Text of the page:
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Protecting Scotland’s seas could be worth £10bn, claims report

The RSPB believes that seabirds bring tourism revenue to coastal communities. Picture: Jane Barlow

The RSPB believes that seabirds bring tourism revenue to coastal communities. Picture: Jane Barlow

A NETWORK to help protect Scotland’s seas could provide economic benefits worth £10 billion, according to a report to be published today.

Marine protected areas (MPAs) would safeguard a range of benefits which are 
currently under threat, by mitigating against extreme weather impacts, boosting fisheries and securing Scotland’s tourism 
appeal, the report said.

Commissioned by industry forum Scottish Environment Link’s marine taskforce, it comes as the Scottish Government is due to publish proposals for a network of nature conservation MPAs. The report found that the greatest economic benefits would come from a network that protects a high proportion of habitats and species which are currently threatened or in decline.

Protection of spawning and nursery grounds for fish is also identified by the researchers as important. Calum Duncan, of the Marine Conservation Society, said: “The [£10bn] figure does not take into account the huge value in simply having a resource available in the future, what is known as an ‘option-use value’ by economists, nor the economic value of potential overspill from MPAs.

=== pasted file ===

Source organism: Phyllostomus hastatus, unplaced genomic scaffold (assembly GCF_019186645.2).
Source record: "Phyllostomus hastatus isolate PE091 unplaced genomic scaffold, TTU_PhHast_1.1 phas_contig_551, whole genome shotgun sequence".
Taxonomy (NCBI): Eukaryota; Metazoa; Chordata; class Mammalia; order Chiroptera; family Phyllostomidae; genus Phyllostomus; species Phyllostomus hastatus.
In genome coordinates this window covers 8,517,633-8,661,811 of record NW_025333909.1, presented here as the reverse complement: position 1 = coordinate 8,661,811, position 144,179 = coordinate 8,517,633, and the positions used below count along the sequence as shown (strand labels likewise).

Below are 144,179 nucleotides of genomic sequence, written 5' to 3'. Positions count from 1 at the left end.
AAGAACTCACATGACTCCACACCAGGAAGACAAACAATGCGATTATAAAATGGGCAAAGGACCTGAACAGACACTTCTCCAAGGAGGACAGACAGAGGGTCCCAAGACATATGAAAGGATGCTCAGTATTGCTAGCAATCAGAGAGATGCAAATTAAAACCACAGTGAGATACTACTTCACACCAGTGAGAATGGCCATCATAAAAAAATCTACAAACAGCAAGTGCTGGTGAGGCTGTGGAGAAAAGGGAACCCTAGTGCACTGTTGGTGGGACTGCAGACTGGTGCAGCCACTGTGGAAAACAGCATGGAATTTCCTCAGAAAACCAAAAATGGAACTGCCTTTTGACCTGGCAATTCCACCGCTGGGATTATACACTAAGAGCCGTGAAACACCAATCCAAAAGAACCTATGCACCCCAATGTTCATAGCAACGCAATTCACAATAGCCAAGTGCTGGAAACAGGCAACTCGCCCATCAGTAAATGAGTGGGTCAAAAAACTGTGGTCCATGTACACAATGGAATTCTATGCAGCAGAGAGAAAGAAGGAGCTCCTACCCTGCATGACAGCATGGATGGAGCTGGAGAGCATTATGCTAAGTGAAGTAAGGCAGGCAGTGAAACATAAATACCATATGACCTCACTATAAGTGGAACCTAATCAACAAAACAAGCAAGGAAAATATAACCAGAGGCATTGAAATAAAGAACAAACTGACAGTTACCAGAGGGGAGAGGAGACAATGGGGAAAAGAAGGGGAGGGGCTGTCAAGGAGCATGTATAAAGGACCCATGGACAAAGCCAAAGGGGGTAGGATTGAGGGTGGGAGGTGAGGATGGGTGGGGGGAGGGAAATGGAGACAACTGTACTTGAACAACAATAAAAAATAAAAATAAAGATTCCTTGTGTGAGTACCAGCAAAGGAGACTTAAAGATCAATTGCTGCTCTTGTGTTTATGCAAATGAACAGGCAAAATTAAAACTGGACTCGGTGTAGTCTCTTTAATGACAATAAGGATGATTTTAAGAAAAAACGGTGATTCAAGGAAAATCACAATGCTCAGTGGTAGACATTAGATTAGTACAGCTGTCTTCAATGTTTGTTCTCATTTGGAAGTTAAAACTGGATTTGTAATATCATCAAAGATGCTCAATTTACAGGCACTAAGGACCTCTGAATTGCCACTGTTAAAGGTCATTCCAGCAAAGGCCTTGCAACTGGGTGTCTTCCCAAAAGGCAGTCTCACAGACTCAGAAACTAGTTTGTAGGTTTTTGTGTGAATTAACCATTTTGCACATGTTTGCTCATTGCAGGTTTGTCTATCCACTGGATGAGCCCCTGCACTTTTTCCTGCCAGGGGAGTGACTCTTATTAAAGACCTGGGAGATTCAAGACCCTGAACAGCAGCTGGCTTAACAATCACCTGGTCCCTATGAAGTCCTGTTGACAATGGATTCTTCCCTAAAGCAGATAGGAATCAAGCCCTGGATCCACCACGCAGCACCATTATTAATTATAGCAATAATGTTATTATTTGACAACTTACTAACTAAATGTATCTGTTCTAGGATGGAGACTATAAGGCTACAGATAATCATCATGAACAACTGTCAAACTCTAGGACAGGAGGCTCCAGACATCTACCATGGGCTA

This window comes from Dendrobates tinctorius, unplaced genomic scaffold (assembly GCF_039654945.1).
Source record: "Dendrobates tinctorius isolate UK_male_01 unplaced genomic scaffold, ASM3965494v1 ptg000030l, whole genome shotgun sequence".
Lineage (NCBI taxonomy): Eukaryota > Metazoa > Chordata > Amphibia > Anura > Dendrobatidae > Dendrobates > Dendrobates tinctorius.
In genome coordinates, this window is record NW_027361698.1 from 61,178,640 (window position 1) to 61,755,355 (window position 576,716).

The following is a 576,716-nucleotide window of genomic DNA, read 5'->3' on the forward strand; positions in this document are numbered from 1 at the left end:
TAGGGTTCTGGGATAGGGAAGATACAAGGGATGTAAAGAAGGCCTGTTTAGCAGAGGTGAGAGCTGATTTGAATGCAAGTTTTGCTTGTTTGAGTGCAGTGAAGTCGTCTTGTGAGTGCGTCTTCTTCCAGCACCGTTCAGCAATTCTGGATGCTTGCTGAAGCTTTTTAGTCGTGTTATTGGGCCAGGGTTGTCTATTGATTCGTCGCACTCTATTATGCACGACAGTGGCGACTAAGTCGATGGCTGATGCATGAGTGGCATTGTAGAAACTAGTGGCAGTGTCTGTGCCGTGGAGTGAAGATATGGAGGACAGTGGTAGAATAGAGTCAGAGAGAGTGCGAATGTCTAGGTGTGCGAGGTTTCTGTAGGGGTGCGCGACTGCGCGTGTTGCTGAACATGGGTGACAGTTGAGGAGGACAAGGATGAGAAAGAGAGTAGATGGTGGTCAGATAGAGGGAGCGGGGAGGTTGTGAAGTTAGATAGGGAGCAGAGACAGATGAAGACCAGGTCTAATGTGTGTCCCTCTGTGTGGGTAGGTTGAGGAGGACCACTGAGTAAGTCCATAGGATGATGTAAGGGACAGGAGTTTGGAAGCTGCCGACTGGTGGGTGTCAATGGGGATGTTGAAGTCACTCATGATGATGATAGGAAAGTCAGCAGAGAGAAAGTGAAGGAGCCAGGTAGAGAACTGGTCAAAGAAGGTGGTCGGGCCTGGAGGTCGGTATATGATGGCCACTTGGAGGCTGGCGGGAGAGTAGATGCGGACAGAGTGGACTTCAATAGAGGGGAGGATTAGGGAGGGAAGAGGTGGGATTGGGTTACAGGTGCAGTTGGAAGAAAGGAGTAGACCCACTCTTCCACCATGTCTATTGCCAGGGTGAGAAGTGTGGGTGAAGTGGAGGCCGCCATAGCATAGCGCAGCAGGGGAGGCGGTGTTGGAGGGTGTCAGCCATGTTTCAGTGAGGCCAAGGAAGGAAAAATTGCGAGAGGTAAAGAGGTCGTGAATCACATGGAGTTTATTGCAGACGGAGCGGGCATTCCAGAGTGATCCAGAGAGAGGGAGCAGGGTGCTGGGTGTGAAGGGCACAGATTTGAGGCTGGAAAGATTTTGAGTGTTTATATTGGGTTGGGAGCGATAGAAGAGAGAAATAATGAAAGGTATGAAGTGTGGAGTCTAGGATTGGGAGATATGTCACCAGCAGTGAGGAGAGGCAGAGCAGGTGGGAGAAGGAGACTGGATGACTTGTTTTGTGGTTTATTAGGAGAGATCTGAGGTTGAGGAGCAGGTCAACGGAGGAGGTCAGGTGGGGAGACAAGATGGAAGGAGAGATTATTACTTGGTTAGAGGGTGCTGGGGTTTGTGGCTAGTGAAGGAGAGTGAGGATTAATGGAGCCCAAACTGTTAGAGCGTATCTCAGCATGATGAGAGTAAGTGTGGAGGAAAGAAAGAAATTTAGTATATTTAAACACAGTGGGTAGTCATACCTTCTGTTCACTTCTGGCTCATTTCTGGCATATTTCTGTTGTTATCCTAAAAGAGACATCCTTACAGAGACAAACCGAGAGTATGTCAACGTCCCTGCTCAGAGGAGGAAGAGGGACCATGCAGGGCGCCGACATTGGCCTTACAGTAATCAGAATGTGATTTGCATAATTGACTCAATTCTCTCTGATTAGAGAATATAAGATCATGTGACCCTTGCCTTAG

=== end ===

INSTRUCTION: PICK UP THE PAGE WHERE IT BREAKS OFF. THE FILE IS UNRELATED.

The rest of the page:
“What is clear, however, is that for the benefits to flow, marine protected areas must be well-managed and must properly protect ecosystem function.

“A network of well-managed marine protected areas is a vital part of the way we expect our seas to be managed.”

Kara Brydson, of RSPB Scotland, said: “Seabirds bring significant tourism revenue to remote and coastal communities which, in financial terms, makes it all the more concerning that breeding populations of some Scottish seabirds are estimated to have plummeted by over 70 per cent in one human generation.

“A smart government will protect seabirds and the benefits they provide to Scotland’s economy, and the simplest and best way to do this is to create MPAs for seabird feeding hotspots out at sea.”

Scottish Environment Link’s Marine Taskforce is made up of eight organisations: the Hebridean Whale & Dolphin Trust, Marine Conservation Society, National Trust for Scotland, RSPB Scotland, Scottish Ornithologists’ Club, Scottish Wildlife Trust, WWF Scotland and Whale & Dolphin Conservation.

Alex Kinninmonth, Scottish Wildlife Trust’s living seas officer, said: “The main purpose of protected areas is the conservation of wildlife and natural systems and the benefits that flow from them. 
However, the economic value of protected areas has tended to be overlooked.

“This needs to change: if the economic value of marine protected areas is not recognised, they are unlikely to receive the investment from government.”

 

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